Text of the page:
The full statement:

In this time of unprecedented suffering at home and abroad, Players want nothing more than to get back to work and provide baseball fans with the game we all love. But we cannot do this alone.

Earlier this week, Major League Baseball communicated its intention to schedule a dramatically shortened 2020 season unless Players negotiate salary concessions. The concessions being sought are in addition to billions in Player salary reductions that have already been agreed upon.

This threat came in response to an Association proposal aimed at charting a path forward. Among other things, Players proposed more games, two years of expanded playoffs, salary deferrals in the event of a 2020 playoff cancellation, and the exploration of additional jewel events and broadcast enhancements aimed at creatively bringing our Players to the fans while simultaneously increasing the value of our product. Rather than engage, the league replied it will shorten the season unless Players agree to further salary reductions.

Earlier today we held a conference call of the Association’s Executive Board and several other MLBPA Player leaders. The overwhelming consensus of the Board is that Players are ready to report, ready to get back on the field, and they are willing to do so under unprecedented conditions that could affect the health and safety of not just themselves, but their families as well. The league’s demand for additional concessions was resoundingly rejected.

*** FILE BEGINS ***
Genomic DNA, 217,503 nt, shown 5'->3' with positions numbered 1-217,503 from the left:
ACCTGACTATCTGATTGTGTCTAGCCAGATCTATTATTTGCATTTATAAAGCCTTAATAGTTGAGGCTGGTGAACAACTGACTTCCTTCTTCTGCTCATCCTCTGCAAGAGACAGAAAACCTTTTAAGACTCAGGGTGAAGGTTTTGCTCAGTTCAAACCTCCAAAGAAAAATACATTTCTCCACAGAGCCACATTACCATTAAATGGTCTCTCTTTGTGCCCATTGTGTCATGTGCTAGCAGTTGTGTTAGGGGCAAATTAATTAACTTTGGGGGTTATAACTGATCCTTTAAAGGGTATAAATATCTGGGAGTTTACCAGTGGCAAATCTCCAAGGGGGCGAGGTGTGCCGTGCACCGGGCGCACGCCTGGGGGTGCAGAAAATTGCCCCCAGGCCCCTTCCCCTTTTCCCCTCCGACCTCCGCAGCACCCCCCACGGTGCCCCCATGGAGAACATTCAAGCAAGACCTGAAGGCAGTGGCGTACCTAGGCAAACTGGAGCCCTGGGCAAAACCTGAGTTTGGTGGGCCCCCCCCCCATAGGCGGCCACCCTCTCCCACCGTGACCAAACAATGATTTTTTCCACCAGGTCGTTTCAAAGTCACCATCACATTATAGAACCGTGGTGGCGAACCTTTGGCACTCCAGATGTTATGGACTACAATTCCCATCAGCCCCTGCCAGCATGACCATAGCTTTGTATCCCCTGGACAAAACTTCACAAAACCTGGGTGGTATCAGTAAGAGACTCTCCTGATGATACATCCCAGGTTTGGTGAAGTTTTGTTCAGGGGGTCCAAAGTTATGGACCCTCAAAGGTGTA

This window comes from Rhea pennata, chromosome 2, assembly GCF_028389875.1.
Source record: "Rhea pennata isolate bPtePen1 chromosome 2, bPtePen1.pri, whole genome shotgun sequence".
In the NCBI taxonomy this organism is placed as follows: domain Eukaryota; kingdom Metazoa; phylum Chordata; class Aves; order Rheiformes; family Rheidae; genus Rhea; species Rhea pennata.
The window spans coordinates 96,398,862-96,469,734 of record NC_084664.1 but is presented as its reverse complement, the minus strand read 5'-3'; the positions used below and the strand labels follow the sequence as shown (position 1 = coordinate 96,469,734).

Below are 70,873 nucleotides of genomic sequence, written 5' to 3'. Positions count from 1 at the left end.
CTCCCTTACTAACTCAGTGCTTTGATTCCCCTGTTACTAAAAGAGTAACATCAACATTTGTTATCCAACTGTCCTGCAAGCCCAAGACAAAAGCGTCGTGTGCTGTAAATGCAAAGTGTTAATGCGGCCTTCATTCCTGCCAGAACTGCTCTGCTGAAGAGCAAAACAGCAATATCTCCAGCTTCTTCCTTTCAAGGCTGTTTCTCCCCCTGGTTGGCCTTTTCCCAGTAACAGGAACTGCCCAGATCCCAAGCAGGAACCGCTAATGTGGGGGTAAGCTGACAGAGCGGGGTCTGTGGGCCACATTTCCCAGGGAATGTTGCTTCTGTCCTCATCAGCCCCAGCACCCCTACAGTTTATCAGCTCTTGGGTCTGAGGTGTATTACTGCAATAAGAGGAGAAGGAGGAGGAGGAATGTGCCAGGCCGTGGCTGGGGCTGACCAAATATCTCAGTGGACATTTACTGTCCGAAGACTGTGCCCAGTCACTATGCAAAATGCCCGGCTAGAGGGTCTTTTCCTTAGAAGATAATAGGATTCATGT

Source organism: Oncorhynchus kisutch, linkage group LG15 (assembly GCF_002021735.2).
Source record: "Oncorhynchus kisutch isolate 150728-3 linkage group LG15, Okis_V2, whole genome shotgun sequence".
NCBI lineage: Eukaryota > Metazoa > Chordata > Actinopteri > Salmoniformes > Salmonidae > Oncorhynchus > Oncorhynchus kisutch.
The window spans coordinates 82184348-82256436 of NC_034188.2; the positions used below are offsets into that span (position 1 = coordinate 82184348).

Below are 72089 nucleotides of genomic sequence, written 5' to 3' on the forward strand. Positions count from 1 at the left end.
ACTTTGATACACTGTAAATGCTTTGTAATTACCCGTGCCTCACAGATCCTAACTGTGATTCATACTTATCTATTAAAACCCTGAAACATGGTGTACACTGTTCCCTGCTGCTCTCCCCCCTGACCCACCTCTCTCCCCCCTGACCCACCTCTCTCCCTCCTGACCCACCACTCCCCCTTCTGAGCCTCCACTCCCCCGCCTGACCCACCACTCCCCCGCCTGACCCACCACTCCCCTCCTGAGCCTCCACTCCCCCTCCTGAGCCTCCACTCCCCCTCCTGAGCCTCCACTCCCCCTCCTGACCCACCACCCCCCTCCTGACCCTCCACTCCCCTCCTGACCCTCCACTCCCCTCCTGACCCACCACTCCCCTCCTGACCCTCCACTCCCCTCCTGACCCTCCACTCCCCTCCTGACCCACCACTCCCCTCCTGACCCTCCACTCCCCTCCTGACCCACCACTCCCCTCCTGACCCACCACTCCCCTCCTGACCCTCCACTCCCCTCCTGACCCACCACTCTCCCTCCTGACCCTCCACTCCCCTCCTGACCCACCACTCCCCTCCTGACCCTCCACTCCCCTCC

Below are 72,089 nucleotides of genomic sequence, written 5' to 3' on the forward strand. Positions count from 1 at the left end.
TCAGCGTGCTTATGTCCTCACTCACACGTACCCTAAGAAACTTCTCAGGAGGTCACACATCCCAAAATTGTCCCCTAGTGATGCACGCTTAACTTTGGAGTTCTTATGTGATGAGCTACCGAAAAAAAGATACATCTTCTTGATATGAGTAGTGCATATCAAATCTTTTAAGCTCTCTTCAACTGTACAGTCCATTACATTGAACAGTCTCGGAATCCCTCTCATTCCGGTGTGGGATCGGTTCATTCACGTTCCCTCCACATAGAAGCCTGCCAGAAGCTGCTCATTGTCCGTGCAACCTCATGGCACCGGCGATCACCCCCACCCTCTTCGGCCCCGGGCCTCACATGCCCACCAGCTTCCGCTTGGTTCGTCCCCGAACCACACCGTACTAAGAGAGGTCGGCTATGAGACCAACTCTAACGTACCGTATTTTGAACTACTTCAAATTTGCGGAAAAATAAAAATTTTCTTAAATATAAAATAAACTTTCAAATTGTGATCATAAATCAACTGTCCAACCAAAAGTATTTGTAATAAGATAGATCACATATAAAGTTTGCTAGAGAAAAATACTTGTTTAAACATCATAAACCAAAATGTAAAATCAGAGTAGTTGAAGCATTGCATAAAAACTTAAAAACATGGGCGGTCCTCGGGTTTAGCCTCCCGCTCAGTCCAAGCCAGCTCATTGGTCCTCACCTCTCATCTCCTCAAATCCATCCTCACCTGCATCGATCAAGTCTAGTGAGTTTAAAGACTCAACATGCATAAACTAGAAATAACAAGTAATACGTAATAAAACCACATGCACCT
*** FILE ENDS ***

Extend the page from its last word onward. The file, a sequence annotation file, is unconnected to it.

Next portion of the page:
Important work remains to be done in order to safely resume the season. We stand ready to complete that work and look forward to getting back on the field.

As per the current agreement signed in March, if there is a 2020 season, players will be paid on a prorated basis. Thus, fewer games means the players get paid less and the owners save more. MLB has threatened to unilaterally set a 2020 season in motion if the two sides cannot come to terms. It should come as no surprise that the union has responded strongly on both fronts.

There have been varying reports in recent days over the confidence in a 2020 season happening. The MLBPA’s statement tonight doesn’t move the needle any; it simply affirms that the union remains steadfast in its goal to avoid a second significant cut in salaries.

As I see it, the ball is in the owners’ court. The owners can strongarm the players into a short season, saving money but significantly increasing the odds of a big fight in upcoming collective bargaining agreement negotiations. Or the owners can eat more of a financial loss, agreeing to a longer season than they feel is comfortable. The latter would have the double benefit of not damaging overall perception of the sport and would not disrupt labor peace going forward.

The MLBPA statement included a declaration that the players are “ready to report, ready to get back on the field, and they are willing to do so under unprecedented conditions.” If there is no 2020 season, we will have only the owners to blame, not the players.

Update: Cardinals pitcher Jack Flaherty, who has been quite vocal on social media about these negotiations, chimed in: